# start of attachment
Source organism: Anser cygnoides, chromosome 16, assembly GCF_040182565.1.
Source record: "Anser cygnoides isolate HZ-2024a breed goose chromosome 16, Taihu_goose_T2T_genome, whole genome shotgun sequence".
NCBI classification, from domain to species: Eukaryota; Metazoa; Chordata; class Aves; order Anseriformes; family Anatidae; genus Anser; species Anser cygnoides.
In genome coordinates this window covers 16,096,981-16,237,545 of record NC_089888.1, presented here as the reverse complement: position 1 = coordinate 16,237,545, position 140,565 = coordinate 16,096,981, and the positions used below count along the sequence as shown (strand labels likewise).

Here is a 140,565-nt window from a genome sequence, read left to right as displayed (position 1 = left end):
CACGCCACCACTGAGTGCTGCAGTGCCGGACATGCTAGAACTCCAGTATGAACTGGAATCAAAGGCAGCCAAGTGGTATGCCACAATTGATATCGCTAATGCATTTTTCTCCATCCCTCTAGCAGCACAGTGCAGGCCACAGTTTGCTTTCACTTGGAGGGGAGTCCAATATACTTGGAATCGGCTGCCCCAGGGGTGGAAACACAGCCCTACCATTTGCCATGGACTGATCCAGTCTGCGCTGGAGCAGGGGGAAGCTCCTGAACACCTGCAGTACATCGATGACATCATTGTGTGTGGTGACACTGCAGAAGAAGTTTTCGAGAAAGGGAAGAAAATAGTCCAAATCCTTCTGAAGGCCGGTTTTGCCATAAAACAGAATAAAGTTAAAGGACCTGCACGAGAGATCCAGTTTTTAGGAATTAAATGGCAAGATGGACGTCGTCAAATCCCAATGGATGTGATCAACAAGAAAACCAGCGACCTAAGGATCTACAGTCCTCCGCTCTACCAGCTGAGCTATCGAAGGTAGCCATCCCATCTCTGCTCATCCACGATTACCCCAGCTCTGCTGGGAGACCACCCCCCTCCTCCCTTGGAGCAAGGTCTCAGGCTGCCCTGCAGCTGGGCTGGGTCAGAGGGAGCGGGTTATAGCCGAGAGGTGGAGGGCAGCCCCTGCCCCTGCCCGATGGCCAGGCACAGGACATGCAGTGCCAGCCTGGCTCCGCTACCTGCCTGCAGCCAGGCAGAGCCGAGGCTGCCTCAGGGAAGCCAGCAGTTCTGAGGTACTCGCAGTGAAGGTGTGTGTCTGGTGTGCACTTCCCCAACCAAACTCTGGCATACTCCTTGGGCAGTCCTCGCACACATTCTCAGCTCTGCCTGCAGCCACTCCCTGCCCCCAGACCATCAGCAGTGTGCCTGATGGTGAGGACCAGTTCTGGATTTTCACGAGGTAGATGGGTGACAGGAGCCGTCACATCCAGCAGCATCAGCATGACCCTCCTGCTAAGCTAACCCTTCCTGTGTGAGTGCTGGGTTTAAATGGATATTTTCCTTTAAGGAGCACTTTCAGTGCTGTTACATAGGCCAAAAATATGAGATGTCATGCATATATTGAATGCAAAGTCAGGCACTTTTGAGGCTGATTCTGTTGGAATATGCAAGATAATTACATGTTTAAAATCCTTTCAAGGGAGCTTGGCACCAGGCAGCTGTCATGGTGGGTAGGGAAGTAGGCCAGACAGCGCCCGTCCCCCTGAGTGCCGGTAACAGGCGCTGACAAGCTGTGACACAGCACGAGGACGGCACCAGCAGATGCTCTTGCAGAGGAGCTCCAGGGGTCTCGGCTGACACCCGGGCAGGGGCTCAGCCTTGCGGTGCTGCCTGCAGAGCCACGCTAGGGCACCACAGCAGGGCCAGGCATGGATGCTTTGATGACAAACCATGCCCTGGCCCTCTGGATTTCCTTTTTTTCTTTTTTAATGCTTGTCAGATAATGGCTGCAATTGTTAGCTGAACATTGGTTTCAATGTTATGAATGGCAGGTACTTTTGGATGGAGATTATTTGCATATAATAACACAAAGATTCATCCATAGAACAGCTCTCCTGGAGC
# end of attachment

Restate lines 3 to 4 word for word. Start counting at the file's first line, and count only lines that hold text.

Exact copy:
NCBI classification, from domain to species: Eukaryota; Metazoa; Chordata; class Aves; order Anseriformes; family Anatidae; genus Anser; species Anser cygnoides.
In genome coordinates this window covers 16,096,981-16,237,545 of record NC_089888.1, presented here as the reverse complement: position 1 = coordinate 16,237,545, position 140,565 = coordinate 16,096,981, and the positions used below count along the sequence as shown (strand labels likewise).